Experts predict that for much of the southern and southwestern U.S., a push north to more temperate climates is an eventual certainty for those with the necessary means, as climate change makes swaths of the country inhospitable and drives severe economic losses.

To better understand the climate-related threats Americans face, Stacker looked at population change due to migration in counties with the greatest and lowest climate risk between 2015-2019, citing Federal Emergency Management Agency’s National Risk Index data and U.S. Census Bureau net migration data. We focused on 2015-2019 because the impacts of the pandemic meant abnormal net migration rates across much of the country.

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County Map and bar chart showing net migration patterns for counties at high risk of coastal flooding
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Emma Rubin // Stacker

Coastal flooding

Future flood risks to coastal regions under warming climate conditions have been well documented. And still, much of the East Coast has developed new housing in high-risk flood regions faster than in safer areas. In New Jersey, the worst offender of this trend, new housing development in coastal areas was three times higher than construction in inland regions.

In 2021, the Natural Resources Defense Council and the Association of State Floodplain Managers petitioned FEMA to update its rules for building in floodplains—which have not been updated in more than four decades—to avoid devastating losses for future homeowners. The petition recommended mandating that all new construction happen beyond the 100-year flood zone, updating developers’ maps to show how the floodplain will change over time, and helping current owners retrofit their homes through flexible National Flood Insurance Program funding.

County Map and bar chart showing net migration patterns for counties at high risk of river flooding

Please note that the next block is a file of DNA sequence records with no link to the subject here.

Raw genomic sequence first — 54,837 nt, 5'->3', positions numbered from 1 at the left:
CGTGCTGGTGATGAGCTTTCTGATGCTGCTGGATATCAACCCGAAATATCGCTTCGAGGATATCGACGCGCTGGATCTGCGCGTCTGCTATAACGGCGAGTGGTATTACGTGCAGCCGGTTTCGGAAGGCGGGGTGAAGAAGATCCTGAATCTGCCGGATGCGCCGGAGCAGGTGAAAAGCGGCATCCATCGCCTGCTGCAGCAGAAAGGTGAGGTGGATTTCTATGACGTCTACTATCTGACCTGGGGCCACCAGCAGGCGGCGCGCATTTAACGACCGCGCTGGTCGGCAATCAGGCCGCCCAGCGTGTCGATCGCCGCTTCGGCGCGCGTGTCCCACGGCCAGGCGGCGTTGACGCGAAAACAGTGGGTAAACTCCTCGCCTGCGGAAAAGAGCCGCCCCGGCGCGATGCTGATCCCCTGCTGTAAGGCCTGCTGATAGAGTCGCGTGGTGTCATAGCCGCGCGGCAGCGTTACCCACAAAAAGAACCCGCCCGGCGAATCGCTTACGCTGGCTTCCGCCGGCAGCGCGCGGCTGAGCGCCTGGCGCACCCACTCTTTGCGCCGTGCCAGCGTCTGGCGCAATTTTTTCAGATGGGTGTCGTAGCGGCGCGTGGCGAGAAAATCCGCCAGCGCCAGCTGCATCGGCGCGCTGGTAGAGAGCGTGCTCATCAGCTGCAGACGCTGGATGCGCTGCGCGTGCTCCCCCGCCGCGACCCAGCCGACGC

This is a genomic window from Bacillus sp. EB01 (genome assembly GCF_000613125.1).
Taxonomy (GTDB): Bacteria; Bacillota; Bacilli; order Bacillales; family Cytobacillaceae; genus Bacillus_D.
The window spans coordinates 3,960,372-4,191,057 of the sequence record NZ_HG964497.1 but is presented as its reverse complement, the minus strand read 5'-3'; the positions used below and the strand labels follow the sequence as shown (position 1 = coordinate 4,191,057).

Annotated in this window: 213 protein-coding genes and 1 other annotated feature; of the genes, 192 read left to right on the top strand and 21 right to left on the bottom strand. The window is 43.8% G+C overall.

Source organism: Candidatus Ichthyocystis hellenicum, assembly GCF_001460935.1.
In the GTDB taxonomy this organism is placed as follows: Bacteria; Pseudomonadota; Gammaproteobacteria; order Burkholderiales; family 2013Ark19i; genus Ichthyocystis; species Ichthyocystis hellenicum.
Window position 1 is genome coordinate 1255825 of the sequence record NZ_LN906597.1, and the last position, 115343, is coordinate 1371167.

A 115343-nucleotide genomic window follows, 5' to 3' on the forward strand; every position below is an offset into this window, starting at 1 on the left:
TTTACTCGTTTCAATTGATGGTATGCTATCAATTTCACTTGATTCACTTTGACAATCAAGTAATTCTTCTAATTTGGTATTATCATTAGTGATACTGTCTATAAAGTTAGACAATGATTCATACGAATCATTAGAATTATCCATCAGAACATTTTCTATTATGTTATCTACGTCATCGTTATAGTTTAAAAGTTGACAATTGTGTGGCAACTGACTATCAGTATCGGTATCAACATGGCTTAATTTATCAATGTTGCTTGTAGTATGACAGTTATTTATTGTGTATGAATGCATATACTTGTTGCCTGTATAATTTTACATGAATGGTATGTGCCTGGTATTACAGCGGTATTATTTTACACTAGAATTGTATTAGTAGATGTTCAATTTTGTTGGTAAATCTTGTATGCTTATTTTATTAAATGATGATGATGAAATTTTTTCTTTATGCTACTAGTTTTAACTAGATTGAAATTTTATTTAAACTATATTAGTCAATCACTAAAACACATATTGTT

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Emma Rubin // Stacker

River flooding

In many parts of the country, rivers are drying up due to climate-related precipitation changes and increased temperatures. Models predict that the Colorado River Basin—which extends from the Gulf of California to the Rocky Mountains and diverts water to major cities along the way—will see significant, and in some areas total, loss of critical snowpack and snowmelt runoff. In the Northeast and Midwest, heavier precipitation can lead to higher river volume and more frequent flooding.

County Map and bar chart showing net migration patterns for counties at high risk of hurricanes
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Emma Rubin // Stacker

Hurricanes

Between June 1 and November 30, the Gulf Coast states brace for the potential impacts of hurricane season. Like other climate-driven extreme weather events, hurricanes are becoming more frequent and intense. Historically, Florida has been more severely affected by hurricanes than any other state in terms of total monetary damage and emergency declarations. Between 2010 and 2019, the economic damage in Florida was more than $500 million per hurricane, totaling roughly $3.5 billion over the decade. In this same period, Florida made 14 hurricane-related disaster declarations.